What is Atrial Fibrillation?

Affecting more than three million Americans every year, atrial fibrillation (also called afib) is a common form of arrhythmia (irregular heartbeat) that can significantly affect many areas of your body, including your blood vessels and circulatory system.

Atrial fibrillation occurs when the two upper chambers of the heart (the atria) fail to beat in sync with the two lower chambers (the ventricles) of the heart, causing an irregular heartbeat. As a result, this irregularity can pose a major risk for stroke and heart failure. Atrial fibrillation comes in three different forms:

Occasional – The symptoms of occasional afib can come and go, lasting for minutes to hours, and then stop on their own.

Persistent – Persistent afib occurs when the heart rhythm fails to go back to normal on its own and requires treatment to rehabilitate the heart back to a normal rhythm.

Permanent – Permanent afib occurs when the normal heart rhythm cannot be restored and will need medications to control the heart rate as well as blood thinners to prevent clotting.

What are the signs and symptoms of atrial fibrillation?

Depending on their condition, some who have atrial fibrillation may not feel any symptoms at all. Others may experience distinct signs and symptoms. These can include:

  • Palpitations (sensations of a racing, uncomfortable, irregular heartbeat)
  • Weakness
  • Trouble exercising
  • Fatigue
  • Shortness of breath
  • Chest pain
  • Fainting
  • Lightheadedness
  • Dizziness
  • Confusion

What are the risk factors associated with atrial fibrillation?

There are multiple health conditions and diseases that can make you more susceptible to developing atrial fibrillation. These include:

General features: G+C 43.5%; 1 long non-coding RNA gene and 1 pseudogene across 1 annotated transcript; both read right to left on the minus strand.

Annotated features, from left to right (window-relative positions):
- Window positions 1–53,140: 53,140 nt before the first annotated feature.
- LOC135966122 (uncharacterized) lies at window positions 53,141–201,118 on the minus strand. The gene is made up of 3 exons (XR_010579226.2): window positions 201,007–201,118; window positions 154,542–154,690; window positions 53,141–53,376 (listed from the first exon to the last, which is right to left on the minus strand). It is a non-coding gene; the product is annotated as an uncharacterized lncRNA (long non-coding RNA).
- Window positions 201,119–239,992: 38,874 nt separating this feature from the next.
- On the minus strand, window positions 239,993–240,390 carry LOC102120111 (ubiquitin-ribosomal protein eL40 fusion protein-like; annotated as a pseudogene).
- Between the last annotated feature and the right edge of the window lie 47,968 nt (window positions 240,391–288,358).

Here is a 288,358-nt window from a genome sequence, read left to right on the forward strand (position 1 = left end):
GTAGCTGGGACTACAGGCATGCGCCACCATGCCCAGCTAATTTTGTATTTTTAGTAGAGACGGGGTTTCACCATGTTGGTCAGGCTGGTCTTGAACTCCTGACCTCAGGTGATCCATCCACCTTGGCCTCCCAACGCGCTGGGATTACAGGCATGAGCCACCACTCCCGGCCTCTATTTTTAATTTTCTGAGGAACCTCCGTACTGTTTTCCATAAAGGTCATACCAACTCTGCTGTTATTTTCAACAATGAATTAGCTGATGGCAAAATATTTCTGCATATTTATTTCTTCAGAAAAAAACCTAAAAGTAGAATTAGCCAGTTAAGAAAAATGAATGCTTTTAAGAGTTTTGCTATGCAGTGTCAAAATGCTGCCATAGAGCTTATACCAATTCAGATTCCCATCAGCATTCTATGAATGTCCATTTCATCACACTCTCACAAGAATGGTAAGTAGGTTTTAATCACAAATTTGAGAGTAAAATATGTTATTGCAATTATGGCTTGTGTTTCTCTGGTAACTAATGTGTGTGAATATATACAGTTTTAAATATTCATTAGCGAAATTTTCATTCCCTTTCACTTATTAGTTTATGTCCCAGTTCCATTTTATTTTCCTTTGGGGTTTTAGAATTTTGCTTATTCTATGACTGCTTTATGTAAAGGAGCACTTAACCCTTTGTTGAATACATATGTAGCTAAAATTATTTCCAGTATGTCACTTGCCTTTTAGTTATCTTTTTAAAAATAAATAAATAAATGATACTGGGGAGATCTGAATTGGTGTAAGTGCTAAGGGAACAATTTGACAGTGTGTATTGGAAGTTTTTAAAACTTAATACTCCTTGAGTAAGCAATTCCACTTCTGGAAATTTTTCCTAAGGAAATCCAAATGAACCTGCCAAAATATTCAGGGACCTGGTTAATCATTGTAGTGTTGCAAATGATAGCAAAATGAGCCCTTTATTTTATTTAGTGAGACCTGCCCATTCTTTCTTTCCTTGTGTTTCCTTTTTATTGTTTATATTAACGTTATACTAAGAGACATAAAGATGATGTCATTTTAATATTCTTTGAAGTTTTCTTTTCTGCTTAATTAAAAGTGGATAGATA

• High blood pressure
  • Heart attack
  • Sick sinus syndrome
  • Lung diseases
  • Coronary artery disease
  • Stimulants like caffeine, tobacco, certain medications or alcohol  
  • Previous heart surgery
  • Viral infections
  • Sleep apnea
  • Lightheadedness
  • Dizziness
  • Confusion

Treating atrial fibrillation

The right treatment for your atrial fibrillation will depend on the cause, severity, type and symptoms you have. Certain medications are often a crucial part of treatment. They may include:

  • Blood thinners to help prevent clots, which can lead to strokes
  • Medications to help prevent rapid heart beat
  • Medications to help normalize heart rhythm
  • A procedure called cardioversion to restore a normal heart rate

What you can do

Because atrial fibrillation is often caused by heart disease or damage, making changes to improve your heart’s health can improve your condition and ease symptoms. Things you can do include:

  • Avoid stimulants like tobacco and caffeine
  • Consume a balanced, heart-healthy diet
  • Get regular exercise
  • Manage other health problems
  • Manage stress
  • Avoid alcohol
  • Avoid infections by washing hands often

For more information on atrial fibrillation, call the vascular specialists at Baton Rouge Vascular Specialty Center today at (225) 769-4493 to schedule your next appointment.